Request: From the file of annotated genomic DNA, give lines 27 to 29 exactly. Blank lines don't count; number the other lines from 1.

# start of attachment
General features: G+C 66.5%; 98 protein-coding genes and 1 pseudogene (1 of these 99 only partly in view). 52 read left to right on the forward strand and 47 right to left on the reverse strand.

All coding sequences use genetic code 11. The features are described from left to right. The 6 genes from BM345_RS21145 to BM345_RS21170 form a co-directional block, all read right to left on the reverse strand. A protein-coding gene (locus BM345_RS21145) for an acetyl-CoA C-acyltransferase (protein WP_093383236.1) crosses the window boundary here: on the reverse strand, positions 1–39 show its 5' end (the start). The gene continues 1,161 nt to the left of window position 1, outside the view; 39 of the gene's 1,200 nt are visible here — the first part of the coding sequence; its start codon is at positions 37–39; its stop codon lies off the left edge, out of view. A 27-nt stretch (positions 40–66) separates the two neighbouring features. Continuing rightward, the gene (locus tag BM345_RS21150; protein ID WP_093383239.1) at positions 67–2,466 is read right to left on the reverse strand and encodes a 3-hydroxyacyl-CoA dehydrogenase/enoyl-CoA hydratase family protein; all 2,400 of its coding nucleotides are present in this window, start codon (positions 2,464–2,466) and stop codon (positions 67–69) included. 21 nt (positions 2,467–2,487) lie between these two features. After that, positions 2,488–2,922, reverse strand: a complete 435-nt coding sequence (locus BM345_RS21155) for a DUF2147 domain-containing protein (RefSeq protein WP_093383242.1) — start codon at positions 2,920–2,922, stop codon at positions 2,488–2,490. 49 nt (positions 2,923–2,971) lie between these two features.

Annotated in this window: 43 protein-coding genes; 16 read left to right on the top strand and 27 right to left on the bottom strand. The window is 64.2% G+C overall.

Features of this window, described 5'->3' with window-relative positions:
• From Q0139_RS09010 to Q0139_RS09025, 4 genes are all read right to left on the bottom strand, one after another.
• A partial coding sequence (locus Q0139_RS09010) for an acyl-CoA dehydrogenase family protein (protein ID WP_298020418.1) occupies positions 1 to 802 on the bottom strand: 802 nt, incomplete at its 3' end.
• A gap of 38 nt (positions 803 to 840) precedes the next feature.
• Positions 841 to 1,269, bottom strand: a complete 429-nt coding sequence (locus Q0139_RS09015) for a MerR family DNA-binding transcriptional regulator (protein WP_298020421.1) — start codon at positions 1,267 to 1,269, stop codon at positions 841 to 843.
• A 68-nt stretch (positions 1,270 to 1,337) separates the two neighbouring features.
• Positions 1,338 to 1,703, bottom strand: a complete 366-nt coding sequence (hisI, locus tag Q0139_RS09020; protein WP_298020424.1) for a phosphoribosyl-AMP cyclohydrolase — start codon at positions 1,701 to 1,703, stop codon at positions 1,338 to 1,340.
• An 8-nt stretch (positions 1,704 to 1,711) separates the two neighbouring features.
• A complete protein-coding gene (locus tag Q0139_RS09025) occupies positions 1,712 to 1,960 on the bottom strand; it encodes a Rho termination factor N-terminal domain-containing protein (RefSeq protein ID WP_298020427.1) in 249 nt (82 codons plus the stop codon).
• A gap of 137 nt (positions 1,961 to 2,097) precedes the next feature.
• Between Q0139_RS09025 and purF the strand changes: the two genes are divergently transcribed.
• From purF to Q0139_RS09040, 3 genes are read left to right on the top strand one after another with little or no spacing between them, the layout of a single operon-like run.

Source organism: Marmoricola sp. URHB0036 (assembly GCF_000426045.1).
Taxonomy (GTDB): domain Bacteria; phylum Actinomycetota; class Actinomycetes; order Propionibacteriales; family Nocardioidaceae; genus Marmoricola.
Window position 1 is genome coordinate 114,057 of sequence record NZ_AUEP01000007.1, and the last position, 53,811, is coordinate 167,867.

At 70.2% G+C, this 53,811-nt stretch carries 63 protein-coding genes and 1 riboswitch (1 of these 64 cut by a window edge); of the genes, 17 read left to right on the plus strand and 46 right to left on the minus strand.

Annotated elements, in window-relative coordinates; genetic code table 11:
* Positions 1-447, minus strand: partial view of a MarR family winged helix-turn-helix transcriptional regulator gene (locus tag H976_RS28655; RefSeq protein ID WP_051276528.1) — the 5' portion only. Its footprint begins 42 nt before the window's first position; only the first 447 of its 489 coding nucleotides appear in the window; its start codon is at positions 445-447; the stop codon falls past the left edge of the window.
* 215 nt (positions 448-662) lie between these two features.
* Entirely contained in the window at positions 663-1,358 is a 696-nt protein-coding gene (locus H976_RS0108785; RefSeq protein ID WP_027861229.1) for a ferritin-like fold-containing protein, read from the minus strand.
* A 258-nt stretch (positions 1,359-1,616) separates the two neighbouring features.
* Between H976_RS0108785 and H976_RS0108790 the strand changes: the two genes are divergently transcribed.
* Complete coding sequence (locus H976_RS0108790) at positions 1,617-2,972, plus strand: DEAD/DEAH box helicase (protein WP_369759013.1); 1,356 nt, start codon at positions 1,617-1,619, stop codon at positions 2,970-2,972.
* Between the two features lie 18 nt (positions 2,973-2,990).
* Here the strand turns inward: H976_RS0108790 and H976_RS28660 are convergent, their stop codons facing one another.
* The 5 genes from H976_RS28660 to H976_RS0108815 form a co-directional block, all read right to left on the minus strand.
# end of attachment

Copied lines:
* Between the two features lie 18 nt (positions 2,973-2,990).
* Here the strand turns inward: H976_RS0108790 and H976_RS28660 are convergent, their stop codons facing one another.
* The 5 genes from H976_RS28660 to H976_RS0108815 form a co-directional block, all read right to left on the minus strand.